Waves of Bliss Crash Down on Lantlôs New Album Wildhund
When you hear the category alternative metal, you may think of bands like Five Finger Death Punch, In Flames (nowadays), or Volbeat. But no no no, not at all here. Not on this album do those bands fit in the category with modern Lantlôs. Generally speaking, yes, they’re more alternative metal now but the many other sub-genres under their umbrella includes post-rock, shoegaze, grunge, and prog-rock sounds.
The album overall in its soundscapes is very unique. If I had to try to somewhat relate bands to Lantlôs Wildhund album, I would think of little slices of Motorpsycho, Deftones, Nothing, Slowdive, and Hum. But still, I can’t seem to relate a band that is completely like Lantlos nowadays.
A big difference between their last album Melting Sun and Wildhund is that on Melting Sun there were some elements of drone, doomgaze or even sludge music sprinkled in. And the vocals on some tracks were more drawn-out in a lower tone and slightly haunting sounding first listen. On Wildhund however the vocals are a lot more upfront, accessible, versatile, and filled with harmonies from the band’s main creator Markus Siegenhort.
Also, there are a lot of more layers in general in most songs including synthesizers and an awesome pitch shifter guitar pedal on Wildhund. Each song on this album gives its own individual visuals too. I can picture a separate adventurous and energetic music video for each track. There is just a ton of heavy happiness and joy if I could generally describe the album in short.
Lantlos second single they released called “Magnolia” definitely grows on you after a couple listens. There are incredible vocals harmonies accompanied with extremely progressive drumming with impressive staccato beats.
“Cocoon Tree House” definitely gives a more upbeat alternative-rock feel. Siegenhort’s new vocal styles are really evident on this one also.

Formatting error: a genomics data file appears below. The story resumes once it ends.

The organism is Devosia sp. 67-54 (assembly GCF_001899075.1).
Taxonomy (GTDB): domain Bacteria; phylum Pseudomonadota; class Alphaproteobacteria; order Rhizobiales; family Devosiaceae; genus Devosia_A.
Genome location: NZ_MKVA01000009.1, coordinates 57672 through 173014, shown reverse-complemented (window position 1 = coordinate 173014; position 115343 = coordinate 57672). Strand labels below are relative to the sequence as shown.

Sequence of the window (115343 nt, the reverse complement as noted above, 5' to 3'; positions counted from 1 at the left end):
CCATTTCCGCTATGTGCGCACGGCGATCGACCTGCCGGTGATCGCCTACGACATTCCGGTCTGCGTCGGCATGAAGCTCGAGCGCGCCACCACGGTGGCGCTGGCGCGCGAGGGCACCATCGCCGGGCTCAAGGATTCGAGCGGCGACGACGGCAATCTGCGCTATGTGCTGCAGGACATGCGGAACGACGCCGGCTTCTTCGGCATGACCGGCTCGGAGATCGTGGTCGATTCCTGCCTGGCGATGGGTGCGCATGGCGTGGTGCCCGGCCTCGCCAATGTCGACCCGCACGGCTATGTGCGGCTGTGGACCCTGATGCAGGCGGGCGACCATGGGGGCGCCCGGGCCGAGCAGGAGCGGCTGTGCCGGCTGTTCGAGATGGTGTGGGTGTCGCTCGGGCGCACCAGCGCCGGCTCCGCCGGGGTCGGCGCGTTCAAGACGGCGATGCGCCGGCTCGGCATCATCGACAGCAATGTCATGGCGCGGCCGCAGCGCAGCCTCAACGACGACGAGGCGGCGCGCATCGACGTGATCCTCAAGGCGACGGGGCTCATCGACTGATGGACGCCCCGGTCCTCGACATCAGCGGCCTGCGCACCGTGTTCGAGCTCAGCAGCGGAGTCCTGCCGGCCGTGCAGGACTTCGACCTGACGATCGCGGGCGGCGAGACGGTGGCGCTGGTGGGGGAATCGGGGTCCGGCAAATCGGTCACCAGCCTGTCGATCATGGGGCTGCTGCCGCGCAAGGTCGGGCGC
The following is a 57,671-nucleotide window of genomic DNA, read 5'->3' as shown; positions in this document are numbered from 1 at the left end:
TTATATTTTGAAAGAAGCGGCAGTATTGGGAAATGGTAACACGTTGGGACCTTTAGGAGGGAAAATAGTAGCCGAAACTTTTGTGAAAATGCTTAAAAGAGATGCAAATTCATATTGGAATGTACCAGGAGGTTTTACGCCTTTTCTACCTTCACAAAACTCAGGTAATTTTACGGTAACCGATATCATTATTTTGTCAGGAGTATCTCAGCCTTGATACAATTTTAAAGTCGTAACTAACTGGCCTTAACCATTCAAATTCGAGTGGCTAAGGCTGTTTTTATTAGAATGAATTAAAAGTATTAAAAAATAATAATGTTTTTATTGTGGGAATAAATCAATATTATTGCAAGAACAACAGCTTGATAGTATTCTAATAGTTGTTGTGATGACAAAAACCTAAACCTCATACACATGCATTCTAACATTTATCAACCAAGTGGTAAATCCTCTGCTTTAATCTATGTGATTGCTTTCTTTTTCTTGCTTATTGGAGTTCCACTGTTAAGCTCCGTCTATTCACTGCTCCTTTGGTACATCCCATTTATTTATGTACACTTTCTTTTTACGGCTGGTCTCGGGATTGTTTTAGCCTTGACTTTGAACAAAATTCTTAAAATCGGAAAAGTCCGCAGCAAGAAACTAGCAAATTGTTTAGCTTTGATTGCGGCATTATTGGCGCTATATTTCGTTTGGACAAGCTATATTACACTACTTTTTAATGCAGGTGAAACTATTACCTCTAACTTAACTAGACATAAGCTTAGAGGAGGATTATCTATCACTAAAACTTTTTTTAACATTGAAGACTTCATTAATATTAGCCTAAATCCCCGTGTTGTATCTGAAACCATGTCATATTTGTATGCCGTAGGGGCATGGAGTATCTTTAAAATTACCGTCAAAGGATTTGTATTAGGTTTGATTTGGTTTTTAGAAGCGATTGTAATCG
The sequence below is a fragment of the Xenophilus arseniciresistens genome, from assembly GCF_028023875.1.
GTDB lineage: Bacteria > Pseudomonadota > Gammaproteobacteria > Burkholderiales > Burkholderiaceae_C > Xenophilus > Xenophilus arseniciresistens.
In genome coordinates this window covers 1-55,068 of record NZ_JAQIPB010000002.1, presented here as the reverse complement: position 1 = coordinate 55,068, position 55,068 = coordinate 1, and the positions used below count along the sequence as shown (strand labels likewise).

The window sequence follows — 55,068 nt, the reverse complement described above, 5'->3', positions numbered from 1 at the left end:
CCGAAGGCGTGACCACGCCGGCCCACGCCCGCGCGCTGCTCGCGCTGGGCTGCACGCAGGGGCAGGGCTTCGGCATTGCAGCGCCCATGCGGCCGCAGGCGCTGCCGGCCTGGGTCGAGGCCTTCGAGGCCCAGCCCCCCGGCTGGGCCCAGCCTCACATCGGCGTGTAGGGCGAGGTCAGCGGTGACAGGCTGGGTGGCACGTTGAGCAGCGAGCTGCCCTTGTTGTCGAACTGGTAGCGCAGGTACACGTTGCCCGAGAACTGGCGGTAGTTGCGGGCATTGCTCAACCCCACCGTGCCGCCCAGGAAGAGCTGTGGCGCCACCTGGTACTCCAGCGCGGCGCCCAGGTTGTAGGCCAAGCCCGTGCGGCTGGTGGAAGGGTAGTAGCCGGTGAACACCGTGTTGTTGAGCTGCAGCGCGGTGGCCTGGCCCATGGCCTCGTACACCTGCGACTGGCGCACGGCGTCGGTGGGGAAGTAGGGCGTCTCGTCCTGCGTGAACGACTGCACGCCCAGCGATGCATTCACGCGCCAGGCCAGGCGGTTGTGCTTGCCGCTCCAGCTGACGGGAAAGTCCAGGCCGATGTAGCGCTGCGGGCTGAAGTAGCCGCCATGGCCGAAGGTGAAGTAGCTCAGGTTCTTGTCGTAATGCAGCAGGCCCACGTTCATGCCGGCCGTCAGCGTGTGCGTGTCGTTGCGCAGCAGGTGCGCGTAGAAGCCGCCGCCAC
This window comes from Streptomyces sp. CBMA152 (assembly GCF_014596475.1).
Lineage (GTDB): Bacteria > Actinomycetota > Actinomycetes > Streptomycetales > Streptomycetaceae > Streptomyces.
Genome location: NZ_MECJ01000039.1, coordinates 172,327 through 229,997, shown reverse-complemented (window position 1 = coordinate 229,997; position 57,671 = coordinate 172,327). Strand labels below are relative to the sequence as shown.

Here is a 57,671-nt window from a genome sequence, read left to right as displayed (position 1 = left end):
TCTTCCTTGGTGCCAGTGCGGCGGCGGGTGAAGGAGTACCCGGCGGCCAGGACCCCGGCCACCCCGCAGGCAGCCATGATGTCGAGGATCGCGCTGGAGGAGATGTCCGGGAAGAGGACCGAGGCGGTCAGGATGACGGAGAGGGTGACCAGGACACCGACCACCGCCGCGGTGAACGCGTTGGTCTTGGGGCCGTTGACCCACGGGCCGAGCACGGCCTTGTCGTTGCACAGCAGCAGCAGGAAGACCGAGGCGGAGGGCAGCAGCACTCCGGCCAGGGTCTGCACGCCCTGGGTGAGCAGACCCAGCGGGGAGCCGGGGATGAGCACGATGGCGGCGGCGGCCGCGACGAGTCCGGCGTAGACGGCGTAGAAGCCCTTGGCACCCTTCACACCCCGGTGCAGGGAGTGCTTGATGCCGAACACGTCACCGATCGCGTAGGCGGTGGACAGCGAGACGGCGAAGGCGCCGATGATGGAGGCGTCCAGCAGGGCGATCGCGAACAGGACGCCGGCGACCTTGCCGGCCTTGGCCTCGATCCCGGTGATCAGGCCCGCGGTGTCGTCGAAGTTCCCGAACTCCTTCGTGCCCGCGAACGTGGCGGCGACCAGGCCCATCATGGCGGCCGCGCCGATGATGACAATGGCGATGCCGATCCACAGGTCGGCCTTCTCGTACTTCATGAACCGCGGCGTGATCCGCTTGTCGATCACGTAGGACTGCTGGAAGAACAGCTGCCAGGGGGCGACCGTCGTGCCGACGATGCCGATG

“Home” is a colorful track full of intricate layers and a lush, freeing spirit. The album title Wildhund translated in English is “Wild Dog” which you definitely get those vibes in this one. Unaccompanied, rambunctious traveling with no borders or guided trails ahead.
“The Bubble” would probably be the most progy groove one. Nice mid-tone guitar chords with interesting counter-part melodies. Towards the end, there is a breakdown and the drums stick out massively with its articulation and double-bass kicks.
When it comes to the most sporadic number in terms of directions in sound, “Amber” shines differently. The middle section of the song has a heavy part where the background guitar carries an alluring atmosphere with its eerie but catchy high notes. And then later screaming vocals come in to keep the energy moving forward.
It then settles temporarily with dreamy vocal melodies and calmer guitars to only pick up again to close the song.
In terms of a more subtle or solemn intro to a song “Planetarium” puts you at ease in the first minute. But don’t let that part fool you. It’s the most dynamic, epic, and euphoric track of the album.
Around the 2:33 minute mark, the guitars mystically build in volume and then a quick drum fill chimes in and then everything stops. Right away, beautiful harmonized vocals come in sounding like they sing “intertwine”. The way its emphasized though in the song would be like “inter..TWINE!”. Onwards the rest of the band clashes in and the feeling is pure ecstasy. It’s emotionally moving and gratifying, evoking tears first listen. Then chanting background vocal harmonies occur on top and “Intertwine” eventually comes back in. If I had to relate the style of vocals and part of the song, it would be something of Enslaved’s ex-clean vocalist/keyboardist Herbrand Larsen’s tone and vibes. The song’s direction then goes into a soaring guitar lead followed back to the intro solemness.
“Dream Machine” has a tasteful chorus that has a variety of rhythm changes behind. A lot of visuals and complete reverie is in this number. An illuminating ocean with diverse landscapes and ecosystems around come to mind while joyfully listening.
The aura of this album is bright and fantasy-like. Other things that stood out about it was the unique guitar tone and production. The album is mixed and mastered extremely well. The only small critique would be on some tracks, its hard to hear every lyric that is sung. But that being said, it does not take away from being one of my top 6 favorite records of all time.
Score: 10 out of 10
Author: Tom Sundgren